Translating technology to patient treatment is the ultimate goal of many gene editing pursuits. Sangamo BioSciences is providing encouraging early data on the utility of ZFN therapeutics. They are now in a Phase II and two Phase I/II clinical trials to evaluate SB-728-T, a ZFN-modified T-cell product for the treatment of HIV/AIDS.
Philip D. Gregory, D.Phil., vp of research, and CSO, describes the company’s approach. “HIV-1 gains access to target cells by sequentially binding the viral pg120 Env protein to the CD4 receptor and a chemokine co-receptor. The major co-receptor is CCR5 that is expressed on key T-cell subsets. It is relatively common for Western Europeans to have a 32-base pair deletion that confers resistance to HIV-1 infection and AIDS in homozygotes.
“We are utilizing our ZFN-mediated gene disruption technology to disrupt the CCR5 gene in cells of patients’ immune systems. This effectively creates an immune system within an immune system. The patient now has a population of cells that are permanently resistant to HIV and opportunistic infections and thereby mimics the immune system of those that carry the natural mutation.”
Sangamo is also employing its ZFN platform to examine curative treatment for a range of monogenic diseases such as hemophilia and lysosomal storage disorders like Gaucher and Fabry diseases.
“ZFN technology is perfect for the goal of personalized medicine, especially for development of potentially curative approaches to single-mutation diseases. An example is our program that targets hemophilia in which the liver fails to produce sufficient amounts of coagulation factor IX due to a single mutation,” says Dr. Gregory.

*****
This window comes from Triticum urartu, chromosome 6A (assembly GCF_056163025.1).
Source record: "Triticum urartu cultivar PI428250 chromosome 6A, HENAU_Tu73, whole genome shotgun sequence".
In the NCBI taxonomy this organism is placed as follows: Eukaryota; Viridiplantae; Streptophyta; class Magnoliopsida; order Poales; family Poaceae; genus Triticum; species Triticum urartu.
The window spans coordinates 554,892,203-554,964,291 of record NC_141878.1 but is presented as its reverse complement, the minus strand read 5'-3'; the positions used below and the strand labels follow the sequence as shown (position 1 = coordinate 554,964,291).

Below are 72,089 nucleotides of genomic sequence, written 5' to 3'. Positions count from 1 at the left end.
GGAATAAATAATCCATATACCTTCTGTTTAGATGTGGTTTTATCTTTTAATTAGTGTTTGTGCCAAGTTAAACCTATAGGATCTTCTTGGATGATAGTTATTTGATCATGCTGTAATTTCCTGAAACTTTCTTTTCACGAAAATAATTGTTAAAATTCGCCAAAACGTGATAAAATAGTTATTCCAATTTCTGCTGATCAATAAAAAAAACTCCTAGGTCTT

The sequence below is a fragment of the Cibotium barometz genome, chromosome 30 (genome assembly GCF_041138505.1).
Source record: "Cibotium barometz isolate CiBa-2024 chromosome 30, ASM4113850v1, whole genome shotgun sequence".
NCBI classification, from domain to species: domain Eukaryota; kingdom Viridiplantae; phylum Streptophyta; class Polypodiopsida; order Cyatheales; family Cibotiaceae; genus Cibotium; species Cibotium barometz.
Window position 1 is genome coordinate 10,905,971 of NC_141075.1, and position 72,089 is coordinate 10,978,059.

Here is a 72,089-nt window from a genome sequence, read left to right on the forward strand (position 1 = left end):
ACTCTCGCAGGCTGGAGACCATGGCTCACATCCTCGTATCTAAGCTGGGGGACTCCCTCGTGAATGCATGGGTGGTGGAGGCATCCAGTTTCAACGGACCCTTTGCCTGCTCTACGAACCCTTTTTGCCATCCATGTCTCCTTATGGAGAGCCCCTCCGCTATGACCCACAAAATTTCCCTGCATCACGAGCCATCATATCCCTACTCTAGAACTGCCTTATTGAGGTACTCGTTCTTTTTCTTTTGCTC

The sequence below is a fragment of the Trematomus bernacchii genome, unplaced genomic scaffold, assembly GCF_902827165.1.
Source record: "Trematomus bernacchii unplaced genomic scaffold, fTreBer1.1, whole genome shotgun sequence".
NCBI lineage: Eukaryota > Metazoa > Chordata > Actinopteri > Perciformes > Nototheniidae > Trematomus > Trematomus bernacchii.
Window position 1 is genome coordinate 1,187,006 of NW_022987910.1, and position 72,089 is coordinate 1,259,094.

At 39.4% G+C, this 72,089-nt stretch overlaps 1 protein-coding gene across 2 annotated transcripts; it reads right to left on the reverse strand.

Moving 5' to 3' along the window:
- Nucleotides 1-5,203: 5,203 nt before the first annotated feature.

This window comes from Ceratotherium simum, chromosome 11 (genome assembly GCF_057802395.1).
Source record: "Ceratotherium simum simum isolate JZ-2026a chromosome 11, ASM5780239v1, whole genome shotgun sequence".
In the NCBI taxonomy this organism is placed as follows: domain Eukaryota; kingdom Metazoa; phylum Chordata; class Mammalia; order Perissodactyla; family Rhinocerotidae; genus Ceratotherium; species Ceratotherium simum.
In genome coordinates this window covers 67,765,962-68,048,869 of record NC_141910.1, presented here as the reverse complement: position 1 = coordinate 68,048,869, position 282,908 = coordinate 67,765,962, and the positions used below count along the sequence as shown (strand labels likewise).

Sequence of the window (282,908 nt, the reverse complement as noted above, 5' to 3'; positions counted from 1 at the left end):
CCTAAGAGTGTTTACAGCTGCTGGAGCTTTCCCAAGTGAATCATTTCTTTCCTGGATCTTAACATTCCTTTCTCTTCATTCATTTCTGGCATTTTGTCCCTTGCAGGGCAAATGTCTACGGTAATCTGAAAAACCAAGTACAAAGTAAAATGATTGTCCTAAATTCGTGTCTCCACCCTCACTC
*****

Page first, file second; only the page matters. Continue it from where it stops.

“We designed a ZFN approach in mice that could induce gene targeting in the liver to allow delivery and correction of the mutated gene. This strategy succeeded in the stable liver-specific production of human Factor IX protein to 100% of normal circulating levels.”
The study was performed in collaboration with the laboratory of Katherine A. High, M.D., director of the Center for Cellular and Molecular Therapeutics at The Children’s Hospital of Philadelphia.
According to Dr. Gregory, “All technologies share the common goal of targeting the genome for therapeutics. This represents a huge paradigm shift for how medicine is performed. ZFN technologies are leading the field.”
One of the new kids on the block is a tool that promises easy access to gene editing by even nonexperts in the field. TALENs (transcription activator-like effector nucleases) work much like ZFNs to home in on and cut specific genomic DNA sequences. But unlike ZFNs that bind to groups of three base pairs, TALENs binds to individual nucleotides, allowing their use anywhere on the genome.
Cellectis believes its TALEN™ technology will greatly speed up the process. “We jumped into this technology initially because we could see that it provides a very efficient and rapid means to perform gene editing,” indicates Philippe Duchateau, Ph.D., CSO.
“In only about one week, one can design and begin implementing gene-specific modifications. Additionally, our TALEN technology has a number of advantages over other technologies. They are less costly to produce, are really efficient tools, and may be designed to target virtually any DNA sequence. Genome editing is no longer a matter for the specialists.”
Dr. Duchateau also notes recent improvements enhancing efficiency of the technology.